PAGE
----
Who gets promoted to Corporate? If all you see is the numbers, then, in most cases, it’s Bob and his “genius” cost cutting strategies every time.

    Reply
    1. Cedrus Libani*

      Exactly. If you’re the bigwig who lets Bob run things as he sees fit, you will likely pay a cost, but it’s extremely indirect. Customers who aren’t satisfied with Bob’s service won’t return, but there are a lot of factors that drive sales; it’s hard to pin that sort of thing down. Meanwhile, your stores are chugging along well enough. You want to focus on things that will be valued by your own boss (e.g. opening a third store).

      Having a bad boss is a direct and obvious problem for the employees, but they’re not the ones with the power to tell that boss to shape up or ship out.

      Reply
  43. WillowSunstar*

    Because too many companies will not do anything about them, even if the other employees are quitting in droves and telling HR. If companies cared about morale, they would not promote jerks to management. But the truth is many companies only care about profit and nothing else. That is what comes from having a capitalistic society.

    I have changed jobs several times because of abusive managers. Having had an emotionally abusive parent, the last thing I will do is put up with that kind of garbage as an adult at work.

    Reply
  44. CSRoadWarrior*

    Because some companies are run by tyrants. In 2017, I worked for one such company. The CEO was a narcissistic bully that expected everyone to treat her like a queen, and my boss was a childish brat that demeaned everyone and would throw tantrums. For a low-pay temp-to-hire job, I ended up quitting after 1.5 months without notice. It was a horrible experience.

    Reply
  45. Adrian*

    To do their jobs well, managers need to have the support of the people above them. Jack might handle an issue with Jan appropriately, but it won’t matter if Jan then runs to her friend Chris in the C-Suite and Chris makes Jack back down.

    On a different note, LinkedIn had an article several years ago about a toxic manager whose employer looked the other way, until he cost them a job candidate they really wanted. The manager was great dealing face-to-face with clients, and they could have others get the actual work done without involving him.

    But he didn’t hide his true colors in the interview with the candidate. She would have brought them several new clients. and they would have come only if they were working with her.

    Reply
    1. mate*

      I find that it’s usually the boss in the situation that has the friend in the c-suite, meaning that Jan never stands a chance, because Chris will always back Jack, no matter how abusive he’s being.

      Reply
  46. Waving not Drowning*

    Ohhh, shudder, this is bringing back memories – and not good ones!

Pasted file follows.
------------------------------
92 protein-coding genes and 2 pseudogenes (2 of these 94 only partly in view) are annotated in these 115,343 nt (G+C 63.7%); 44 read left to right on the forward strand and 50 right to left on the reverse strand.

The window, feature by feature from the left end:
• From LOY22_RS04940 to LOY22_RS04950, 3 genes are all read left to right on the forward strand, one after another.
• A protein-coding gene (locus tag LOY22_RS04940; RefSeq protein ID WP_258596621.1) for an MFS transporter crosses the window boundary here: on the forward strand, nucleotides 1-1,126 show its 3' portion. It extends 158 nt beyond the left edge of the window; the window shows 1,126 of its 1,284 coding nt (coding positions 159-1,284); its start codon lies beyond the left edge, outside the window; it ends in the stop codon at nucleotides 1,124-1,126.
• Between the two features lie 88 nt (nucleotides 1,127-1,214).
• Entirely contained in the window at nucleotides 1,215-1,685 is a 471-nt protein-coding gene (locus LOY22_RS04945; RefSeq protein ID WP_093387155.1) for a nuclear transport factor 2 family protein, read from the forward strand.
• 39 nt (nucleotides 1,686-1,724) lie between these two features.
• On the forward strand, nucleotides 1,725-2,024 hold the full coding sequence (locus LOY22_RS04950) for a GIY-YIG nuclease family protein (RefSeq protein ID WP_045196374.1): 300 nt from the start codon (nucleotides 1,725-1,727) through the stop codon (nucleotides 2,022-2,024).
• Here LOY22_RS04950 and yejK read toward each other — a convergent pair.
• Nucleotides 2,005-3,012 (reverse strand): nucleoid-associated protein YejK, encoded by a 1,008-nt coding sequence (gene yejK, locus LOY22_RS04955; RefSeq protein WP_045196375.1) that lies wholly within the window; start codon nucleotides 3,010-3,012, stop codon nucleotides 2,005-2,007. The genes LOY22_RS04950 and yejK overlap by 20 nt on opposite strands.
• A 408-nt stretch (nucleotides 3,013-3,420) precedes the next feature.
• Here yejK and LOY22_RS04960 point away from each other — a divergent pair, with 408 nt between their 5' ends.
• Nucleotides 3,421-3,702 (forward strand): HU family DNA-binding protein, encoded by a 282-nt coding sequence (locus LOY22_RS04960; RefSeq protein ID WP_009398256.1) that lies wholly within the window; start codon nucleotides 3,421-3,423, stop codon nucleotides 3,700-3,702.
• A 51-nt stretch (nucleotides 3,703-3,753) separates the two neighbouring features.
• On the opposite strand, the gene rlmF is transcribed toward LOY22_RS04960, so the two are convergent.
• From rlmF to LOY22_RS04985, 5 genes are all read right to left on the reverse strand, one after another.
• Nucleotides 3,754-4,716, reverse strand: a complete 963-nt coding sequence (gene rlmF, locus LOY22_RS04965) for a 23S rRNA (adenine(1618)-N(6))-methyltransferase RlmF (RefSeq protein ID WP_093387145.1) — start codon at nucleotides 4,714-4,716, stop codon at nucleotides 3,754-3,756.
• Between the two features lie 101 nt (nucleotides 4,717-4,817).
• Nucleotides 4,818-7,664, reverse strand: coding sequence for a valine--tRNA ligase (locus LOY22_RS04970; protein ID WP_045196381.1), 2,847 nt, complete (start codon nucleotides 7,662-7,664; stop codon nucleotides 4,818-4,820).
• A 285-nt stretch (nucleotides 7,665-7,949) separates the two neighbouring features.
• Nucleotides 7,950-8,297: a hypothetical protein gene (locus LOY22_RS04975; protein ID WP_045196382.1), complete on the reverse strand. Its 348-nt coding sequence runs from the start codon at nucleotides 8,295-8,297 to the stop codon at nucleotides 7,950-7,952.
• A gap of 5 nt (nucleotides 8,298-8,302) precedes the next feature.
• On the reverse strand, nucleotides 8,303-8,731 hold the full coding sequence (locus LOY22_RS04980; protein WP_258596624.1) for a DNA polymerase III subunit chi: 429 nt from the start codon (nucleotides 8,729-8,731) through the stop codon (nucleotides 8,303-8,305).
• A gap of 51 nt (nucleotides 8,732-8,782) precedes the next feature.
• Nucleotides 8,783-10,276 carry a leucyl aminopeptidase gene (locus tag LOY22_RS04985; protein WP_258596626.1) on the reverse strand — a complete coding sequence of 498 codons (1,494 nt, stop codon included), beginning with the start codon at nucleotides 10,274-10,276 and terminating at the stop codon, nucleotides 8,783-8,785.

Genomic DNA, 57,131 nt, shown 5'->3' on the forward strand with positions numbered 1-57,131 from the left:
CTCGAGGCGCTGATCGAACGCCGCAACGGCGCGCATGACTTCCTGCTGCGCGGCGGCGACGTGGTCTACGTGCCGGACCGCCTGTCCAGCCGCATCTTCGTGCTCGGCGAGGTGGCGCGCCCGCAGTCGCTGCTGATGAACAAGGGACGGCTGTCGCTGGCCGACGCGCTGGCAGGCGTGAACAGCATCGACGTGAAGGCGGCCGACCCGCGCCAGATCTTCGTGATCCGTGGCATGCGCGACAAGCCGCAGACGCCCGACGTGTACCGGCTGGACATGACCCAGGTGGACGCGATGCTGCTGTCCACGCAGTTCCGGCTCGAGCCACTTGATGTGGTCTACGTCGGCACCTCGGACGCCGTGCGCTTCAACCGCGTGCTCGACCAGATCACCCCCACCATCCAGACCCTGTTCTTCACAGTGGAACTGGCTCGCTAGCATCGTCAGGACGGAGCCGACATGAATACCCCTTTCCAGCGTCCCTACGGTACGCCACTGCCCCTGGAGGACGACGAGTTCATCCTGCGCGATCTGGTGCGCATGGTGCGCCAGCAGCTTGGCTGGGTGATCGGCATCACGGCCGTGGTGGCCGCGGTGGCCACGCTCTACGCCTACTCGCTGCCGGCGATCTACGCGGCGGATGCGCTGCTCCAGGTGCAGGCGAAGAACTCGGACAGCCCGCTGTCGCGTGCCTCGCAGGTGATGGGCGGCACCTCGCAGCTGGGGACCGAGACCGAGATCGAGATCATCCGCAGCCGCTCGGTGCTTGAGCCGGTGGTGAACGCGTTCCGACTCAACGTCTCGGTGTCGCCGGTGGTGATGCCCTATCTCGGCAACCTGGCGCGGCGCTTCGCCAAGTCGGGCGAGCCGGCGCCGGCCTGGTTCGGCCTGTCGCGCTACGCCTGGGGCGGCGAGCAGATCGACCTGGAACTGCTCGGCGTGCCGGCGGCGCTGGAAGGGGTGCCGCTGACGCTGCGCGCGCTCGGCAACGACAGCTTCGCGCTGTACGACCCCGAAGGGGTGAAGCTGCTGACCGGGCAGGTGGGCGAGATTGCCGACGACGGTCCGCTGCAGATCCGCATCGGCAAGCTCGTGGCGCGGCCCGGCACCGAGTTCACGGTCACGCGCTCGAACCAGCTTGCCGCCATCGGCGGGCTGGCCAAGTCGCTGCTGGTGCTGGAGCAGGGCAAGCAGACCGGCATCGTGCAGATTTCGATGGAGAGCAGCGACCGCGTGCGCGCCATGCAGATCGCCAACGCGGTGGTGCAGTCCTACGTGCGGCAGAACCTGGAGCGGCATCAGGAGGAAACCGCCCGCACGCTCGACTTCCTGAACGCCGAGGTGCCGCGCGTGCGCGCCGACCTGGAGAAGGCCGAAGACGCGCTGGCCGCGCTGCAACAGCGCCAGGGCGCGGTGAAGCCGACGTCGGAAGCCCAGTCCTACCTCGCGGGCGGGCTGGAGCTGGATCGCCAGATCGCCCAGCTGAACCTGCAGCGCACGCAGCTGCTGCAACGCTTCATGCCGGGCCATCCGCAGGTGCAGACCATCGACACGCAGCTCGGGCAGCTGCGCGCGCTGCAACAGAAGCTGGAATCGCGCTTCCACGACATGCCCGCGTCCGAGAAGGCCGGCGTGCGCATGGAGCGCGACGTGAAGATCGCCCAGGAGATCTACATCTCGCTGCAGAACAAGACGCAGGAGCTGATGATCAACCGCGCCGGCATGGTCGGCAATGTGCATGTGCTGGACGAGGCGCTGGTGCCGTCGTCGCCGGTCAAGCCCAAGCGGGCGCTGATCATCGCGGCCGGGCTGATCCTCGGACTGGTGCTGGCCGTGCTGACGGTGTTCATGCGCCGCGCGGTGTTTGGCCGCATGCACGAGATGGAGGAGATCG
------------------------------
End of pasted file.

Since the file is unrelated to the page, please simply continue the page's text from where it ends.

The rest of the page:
Bully Boss was here for 3 years. The first two he was protected because he sucked up to the big boss (who also sucked, but for different reasons!). Too many instances of bullying behaviour to get into, but, there was a toilet block that usually had someone crying in once a day.

    He was on a 2 year contract, and as Big Boss was walking out the door, he renewed it for another 12 months (the longest he could do). His sucessor then spent that 12 months reining in Bully Boss, and not letting him get away with as much as he did previously. In our workplace, if you are on a contract for 3 years, you can apply to have the role made permanent – leading up to that time, Bully Boss suddenly resigned to “spend time with family”, which is usually code for contract not renewed. Usually when the announcement is made that someone has resigned there is lots of people speaking up in the meeting, saying how much they will be missed. In his case, when the annoucement was made in the staff meeting, there was just silence. We were told by the Big Boss that we had to attend his farewell function (one of the single most excruciating lunches I’ve sat through). In an amazing stroke of karma, I heard on the grapevine that he applied to work at a company where one of the people he brutally shafted ended up working. Greeted them like a long lost friend when he walked in the door for the interview. Said person went to their boss, and said, diplomatically, that this person would not be a good cultural fit for the organisation – and he didn’t get the job.

    He is the only manager in my long career that we actually popped the champagne when we saw his car drive off on his last day.

    Reply
  47. Flowers*

    A while back my boss got impatient and had a rather brusque tone. Later he apologized and said that this would be the worst I’d see of him.

    I’ve worked with bosses who called me an idiot, smashed pens because they didn’t like them, sent me mean text messages, were extremely cold towards me, said I was stupid etc etc.

    An impatient tone accompanied by dozens of other positives in the short time I’ve been here….I can live with. I’ve dealt with worse – not that I should have. But it makes me want to do better to earn and solidify that trust and be a better employee.

    Reply
  48. WorkerBee83*